Published by Walther König, Köln. Text by Katja Blomberg, Konrad Bitterli.
Since the mid 1990s, the Dutch artist Marcel van Eeden (born 1965) has used drawing to attempt to forge a relationship with the world prior to his birth. Based on print media published exclusively before the year 1965, his drawings also weave imaginary celebrities into their narratives, ultimately evolving into a self-contained world from which their author is emphatically absent. This volume surveys his work.
Published by DuMont. Edited by Michael Zink. Text by Martin Hellmold, Harry Lehmann, Stephan Berg.
The drawings of Marcel van Eeden (born 1965) depict seemingly familiar images of decisive or epiphanic moments. Based on photographs culled from vintage magazines and periodicals, which the artist finds in used bookstores and archives, these graphite drawings are often counterposed with captions and assembled in series that further heighten the implication of a buried or occluded narrative. This first comprehensive monograph on van Eeden makes a selection of over 500 drawings, including The Zurich Trial 1 series and the recent Witness for the Prosecution cycle and offers a first overview of Marcel van Eeden's oeuvre.
Published by Hatje Cantz. Essay by Massimiliano Gioni.
The Dutch artist Marcel van Eeden has done a drawing a day for more than a decade, since 1993. Each one interprets photographs or text from before he was born in 1965, source material he gathers through a network of vintage book dealers, archives and libraries. His thousands of small-format works show people and places at once anachronistic and ready to spring to life at any moment; they make the time before his birth seem present in front of the viewer's eyes, as though through the looking glass into a period film. Van Eeden calls his life's work an "encyclopedia" of his death--he imagines a time before he existed in order to imagine a time after he is gone. This collection of approximately 140 of his virtuosic drawings describes a fictitious biography for K. M. Wiegand, who, history verifies, was actually a botanist.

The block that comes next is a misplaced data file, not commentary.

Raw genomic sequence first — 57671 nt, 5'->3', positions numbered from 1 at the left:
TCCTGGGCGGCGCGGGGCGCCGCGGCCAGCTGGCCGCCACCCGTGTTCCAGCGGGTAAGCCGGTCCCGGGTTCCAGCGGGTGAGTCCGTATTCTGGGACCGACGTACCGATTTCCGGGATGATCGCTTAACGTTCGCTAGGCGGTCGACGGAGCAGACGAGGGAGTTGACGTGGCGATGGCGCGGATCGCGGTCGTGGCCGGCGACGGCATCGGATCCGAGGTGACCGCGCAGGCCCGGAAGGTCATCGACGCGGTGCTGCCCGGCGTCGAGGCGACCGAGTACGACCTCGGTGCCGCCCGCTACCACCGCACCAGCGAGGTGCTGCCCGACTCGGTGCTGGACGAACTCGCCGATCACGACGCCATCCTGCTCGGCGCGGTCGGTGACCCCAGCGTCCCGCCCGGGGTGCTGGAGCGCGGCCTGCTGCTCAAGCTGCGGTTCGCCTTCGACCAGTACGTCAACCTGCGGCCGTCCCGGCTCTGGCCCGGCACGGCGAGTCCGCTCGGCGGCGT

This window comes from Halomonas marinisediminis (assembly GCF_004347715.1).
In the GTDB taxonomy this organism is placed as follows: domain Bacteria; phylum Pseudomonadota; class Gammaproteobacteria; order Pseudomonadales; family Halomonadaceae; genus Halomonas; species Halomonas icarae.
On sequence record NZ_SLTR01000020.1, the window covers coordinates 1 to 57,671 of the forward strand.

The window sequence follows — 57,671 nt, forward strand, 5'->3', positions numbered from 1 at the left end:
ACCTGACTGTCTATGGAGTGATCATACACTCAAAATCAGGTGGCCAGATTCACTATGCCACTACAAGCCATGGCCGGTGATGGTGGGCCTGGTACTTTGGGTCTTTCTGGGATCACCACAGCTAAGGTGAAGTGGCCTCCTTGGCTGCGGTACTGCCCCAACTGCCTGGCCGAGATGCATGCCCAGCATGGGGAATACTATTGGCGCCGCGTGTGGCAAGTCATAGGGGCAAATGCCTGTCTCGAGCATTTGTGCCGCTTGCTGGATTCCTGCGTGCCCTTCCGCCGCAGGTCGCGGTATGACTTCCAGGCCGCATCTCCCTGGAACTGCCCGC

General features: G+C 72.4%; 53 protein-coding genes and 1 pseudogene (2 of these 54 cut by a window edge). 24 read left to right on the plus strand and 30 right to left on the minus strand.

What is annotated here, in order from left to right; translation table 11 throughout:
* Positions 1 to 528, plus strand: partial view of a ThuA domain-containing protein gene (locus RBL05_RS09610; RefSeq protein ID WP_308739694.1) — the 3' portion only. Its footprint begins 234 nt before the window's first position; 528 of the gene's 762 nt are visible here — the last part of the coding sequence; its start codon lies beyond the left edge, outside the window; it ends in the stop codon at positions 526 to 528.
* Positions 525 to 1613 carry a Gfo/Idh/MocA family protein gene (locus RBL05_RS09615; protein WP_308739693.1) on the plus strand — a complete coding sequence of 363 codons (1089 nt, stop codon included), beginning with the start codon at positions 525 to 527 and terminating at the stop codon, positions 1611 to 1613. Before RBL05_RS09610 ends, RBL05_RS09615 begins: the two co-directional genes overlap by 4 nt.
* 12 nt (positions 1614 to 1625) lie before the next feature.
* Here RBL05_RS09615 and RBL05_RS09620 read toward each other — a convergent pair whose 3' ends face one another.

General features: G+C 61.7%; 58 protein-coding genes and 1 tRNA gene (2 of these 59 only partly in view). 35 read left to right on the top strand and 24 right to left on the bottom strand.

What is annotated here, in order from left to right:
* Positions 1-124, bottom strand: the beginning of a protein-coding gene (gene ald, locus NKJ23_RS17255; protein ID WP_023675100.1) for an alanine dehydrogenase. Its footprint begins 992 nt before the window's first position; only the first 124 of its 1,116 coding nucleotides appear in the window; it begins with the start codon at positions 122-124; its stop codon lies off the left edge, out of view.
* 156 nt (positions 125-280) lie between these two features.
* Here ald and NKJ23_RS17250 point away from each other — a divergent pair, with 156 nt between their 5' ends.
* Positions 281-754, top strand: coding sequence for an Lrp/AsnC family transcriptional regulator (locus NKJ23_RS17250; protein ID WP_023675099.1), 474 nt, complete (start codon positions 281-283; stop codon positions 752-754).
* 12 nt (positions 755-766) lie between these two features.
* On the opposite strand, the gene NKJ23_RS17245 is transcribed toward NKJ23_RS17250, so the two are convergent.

Every day, the Dutch artist Marcel van Eeden, who was recently featured at the Fourth Berlin Biennale of Contemporary Art, sits down at his cluttered desk, surrounded by overflowing bins of archival materials, and he makes a drawing based on an image from one of his many historical documents--whether it be a topographical atlas, a newspaper, an old illustrated book or a magazine like Life or Paris Match. The only condition to which van Eeden holds himself is that the primary image must have been made at least one year before 1965, the year of his birth. So far, van Eeden has created thousands of these small-format, diaristic charcoal and pencil drawings, which he describes together as, "an encyclopedia of my death." This substantial first monograph airs the mystery surrounding Celia, the protagonist of van Eeden's latest cycle of works, and also features a representative selection of early drawings.